Values can change based on your mood or physical state. When you are hungry, you see the world through the eyes of a hungry person, and you are more likely to see restaurants or ads for food. When you are feeling jealous or insecure, you notice ads for makeup or luxury cars. Our value system affects the brands that we notice. As a private practice, if your ideal client is someone who is depressed for example, you want your ads to be tailored to that person. You want to offer them hope but speak directly to their pain and offer them a solution – that’s what will convert them to making an appointment with you.

How to break through into a person’s value structure

Identify the values of your ideal client and how you can communicate and maintain those values. Then:

  • Solve a previously unsolved problem for the client.
  • Niche down and align your brand values with the values of the client you are serving.
  • Place your brand at the intersection of two values – people are never one dimensional; they always have multiple values that drive them.

Strategy on Instagram

Initially, focus on just aligning one of your values with a prominent value of your ideal client. But then as you advance in your marketing strategy, obviously including more and more values and seeing how you can combine those in your branding.

When it comes to social media strategy, specifically on Instagram, you should never base your content on more than two values. Content that works well on Instagram:

  • Inspirational
  • Educational
  • Humorous
  • Emotional

Frame your brand’s message into something people value

Once you have solved the problem, niched down, and identified the values of your ideal client, you then need to identify how you are going to communicate that you align with your ideal client and how to frame that message.

Useful Links:

Meet Sam Carvalho

Samantha Carvalho DesignSam Carvalho is a graphic designer living in Cape Town, South Africa, with over five years of experience in both design and marketing, with a special interest and experience in the start-up environment.

She has been working with Practice of the Practice since 2016 and has helped over 70 therapist entrepreneurs take their practices to the next level by enhancing their visual branding. She loves working with a variety of clients on design-intensive tasks and is always up for a challenge!

Follow Sam on Instagram to see some of her work. To work with Sam, head on over to www.practiceofthepractice.com/branding.

Thanks For Listening!

Feel free to leave a comment below or share this podcast on social media by clicking on one of the social media links below! Alternatively, leave a review on iTunes and subscribe!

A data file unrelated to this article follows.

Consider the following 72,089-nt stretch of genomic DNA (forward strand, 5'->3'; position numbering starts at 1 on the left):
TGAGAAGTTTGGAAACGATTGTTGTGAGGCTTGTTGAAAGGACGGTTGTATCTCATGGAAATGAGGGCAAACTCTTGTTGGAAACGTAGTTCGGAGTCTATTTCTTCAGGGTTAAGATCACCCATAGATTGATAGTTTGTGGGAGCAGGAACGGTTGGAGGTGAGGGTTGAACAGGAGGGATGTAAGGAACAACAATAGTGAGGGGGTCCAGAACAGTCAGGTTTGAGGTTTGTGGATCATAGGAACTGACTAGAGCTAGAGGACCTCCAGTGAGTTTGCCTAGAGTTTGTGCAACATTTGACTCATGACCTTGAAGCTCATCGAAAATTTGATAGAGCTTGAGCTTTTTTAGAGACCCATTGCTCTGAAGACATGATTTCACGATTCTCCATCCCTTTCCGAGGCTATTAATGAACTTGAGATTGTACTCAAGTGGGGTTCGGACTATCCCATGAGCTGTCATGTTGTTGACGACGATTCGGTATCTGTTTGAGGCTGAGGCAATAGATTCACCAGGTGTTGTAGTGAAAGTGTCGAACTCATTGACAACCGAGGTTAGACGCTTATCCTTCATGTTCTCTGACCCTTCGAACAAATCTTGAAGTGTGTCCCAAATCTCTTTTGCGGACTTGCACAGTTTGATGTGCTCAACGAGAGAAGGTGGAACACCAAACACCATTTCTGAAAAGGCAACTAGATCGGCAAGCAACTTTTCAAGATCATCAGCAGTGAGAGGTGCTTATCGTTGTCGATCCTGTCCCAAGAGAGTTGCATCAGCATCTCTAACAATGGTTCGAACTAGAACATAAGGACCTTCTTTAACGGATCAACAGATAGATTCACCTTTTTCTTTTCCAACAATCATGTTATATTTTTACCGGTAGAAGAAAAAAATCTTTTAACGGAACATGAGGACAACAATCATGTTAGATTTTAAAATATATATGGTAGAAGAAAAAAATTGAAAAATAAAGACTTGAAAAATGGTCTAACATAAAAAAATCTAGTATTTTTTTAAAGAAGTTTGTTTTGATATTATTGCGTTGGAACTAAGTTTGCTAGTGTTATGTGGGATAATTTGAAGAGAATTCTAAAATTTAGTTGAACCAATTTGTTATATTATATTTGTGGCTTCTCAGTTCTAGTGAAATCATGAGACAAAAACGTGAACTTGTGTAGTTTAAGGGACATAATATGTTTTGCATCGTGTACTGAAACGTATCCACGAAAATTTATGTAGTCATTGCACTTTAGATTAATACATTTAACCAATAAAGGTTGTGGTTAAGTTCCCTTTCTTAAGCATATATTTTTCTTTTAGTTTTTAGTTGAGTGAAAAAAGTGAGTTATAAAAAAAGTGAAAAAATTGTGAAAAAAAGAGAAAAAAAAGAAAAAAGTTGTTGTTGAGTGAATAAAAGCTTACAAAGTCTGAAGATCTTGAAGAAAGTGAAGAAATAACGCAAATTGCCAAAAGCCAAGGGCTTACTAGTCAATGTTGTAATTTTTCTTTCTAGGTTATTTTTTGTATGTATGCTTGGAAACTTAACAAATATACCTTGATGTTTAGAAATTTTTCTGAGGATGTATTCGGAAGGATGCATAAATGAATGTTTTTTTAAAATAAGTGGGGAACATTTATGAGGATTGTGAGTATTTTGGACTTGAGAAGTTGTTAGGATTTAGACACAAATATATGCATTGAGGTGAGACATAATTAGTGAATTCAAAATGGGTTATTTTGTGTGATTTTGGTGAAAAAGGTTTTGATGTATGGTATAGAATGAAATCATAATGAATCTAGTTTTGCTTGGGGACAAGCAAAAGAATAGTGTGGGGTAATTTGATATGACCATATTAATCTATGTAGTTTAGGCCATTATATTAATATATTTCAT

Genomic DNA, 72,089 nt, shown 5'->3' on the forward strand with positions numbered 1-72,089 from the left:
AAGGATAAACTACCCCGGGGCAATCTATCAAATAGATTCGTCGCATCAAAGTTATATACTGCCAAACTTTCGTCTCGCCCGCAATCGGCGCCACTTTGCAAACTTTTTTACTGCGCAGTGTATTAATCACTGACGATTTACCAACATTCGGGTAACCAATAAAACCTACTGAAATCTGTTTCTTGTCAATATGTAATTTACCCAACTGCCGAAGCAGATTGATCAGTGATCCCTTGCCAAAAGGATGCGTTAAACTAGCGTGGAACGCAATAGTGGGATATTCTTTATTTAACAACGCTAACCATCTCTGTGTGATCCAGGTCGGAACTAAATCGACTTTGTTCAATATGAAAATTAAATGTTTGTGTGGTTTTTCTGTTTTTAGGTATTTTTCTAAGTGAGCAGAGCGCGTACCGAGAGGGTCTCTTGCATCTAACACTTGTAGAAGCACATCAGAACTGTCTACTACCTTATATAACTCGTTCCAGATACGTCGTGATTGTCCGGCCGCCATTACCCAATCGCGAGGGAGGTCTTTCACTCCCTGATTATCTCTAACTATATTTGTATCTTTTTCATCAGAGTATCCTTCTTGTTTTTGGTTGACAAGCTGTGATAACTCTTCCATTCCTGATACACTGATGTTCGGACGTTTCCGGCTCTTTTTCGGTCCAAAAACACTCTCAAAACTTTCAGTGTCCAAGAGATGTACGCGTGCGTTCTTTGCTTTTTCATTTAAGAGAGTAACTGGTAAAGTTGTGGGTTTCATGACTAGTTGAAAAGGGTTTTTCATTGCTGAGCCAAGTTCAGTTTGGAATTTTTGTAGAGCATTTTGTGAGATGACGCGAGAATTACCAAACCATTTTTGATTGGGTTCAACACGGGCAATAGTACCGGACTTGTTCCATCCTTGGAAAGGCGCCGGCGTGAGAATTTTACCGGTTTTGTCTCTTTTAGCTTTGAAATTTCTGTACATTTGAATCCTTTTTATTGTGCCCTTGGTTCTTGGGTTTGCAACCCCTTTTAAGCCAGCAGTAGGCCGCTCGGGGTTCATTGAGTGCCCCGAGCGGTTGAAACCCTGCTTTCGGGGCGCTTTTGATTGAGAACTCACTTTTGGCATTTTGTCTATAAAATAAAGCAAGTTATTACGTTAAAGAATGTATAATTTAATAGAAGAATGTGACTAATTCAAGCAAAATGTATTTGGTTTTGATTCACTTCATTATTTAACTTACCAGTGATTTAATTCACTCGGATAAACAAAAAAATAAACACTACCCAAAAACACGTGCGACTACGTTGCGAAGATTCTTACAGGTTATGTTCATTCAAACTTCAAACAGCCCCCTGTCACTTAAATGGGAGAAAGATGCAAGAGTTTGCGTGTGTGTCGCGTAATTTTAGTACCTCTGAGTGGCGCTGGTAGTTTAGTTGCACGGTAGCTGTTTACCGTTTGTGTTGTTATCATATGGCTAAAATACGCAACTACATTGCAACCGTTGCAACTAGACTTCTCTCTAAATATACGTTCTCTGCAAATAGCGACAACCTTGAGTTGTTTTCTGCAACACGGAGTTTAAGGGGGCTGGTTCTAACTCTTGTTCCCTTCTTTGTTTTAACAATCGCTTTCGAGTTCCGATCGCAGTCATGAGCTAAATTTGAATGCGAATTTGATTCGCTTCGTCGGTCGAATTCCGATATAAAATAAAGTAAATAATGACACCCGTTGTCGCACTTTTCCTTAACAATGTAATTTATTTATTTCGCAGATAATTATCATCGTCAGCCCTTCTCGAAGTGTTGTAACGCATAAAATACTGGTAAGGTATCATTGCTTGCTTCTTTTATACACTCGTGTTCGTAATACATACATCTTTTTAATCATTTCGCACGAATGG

Podcast Transcription

[SAM]:
Tired of never quite feeling comfortable with your practice financials? I’d like you to meet Green Oak Accounting. Their goal is to empower private practice owners with the financial information they need to make good business decisions. They specialize in working with solo and group private practices in the mental health industry, so they are uniquely positioned to help with figuring out what’s normal in your business finances and what’s not. So if you’ve ever had a conversation with your accountant or bookkeeper that left you wishing that they understood private practice, or had some best practices to share, head over to greenoakaccounting.com and schedule a free consultation to see if they might be a good fit for you. They can help with your accounting needs from bookkeeping, to payroll, to profit first, budgeting, and forecasting.

Welcome to the Marketing a Practice podcast with me, Sam Carvalho, where you will discover everything you need to know about marketing and branding your business. To find out more about how I can help you brand your business, visit www.practiceofthepractice.com/branding. And if you’d like to see some examples of my design work, be sure to follow me on Instagram @samanthacarvalhodesign.

Hi there. Thanks so much for joining me today on the Marketing a Practice podcast. So today I’m going to be delving quite deep into the psychology behind branding and having an audience that consists primarily of private practice owners in psychology and therapy in particular, I am aware that this is something that is much more your forte than mine. And so I wanted to share from the get go that I did do quite a bit of research on this episode and I actually came across a really cool website in interim where I got most of the content for this episode from, and that is brandmarketingblog.com. So, I actually really want to encourage all of you to check it out. Over and above explaining the concept of the psychology of branding to me, they also have a bunch of really interesting articles and content around marketing and branding, which I think will really be beneficial to everybody, including me. So definitely go check them out. That’s brandmarketingblog.com and I’ll have the link in the show notes as well.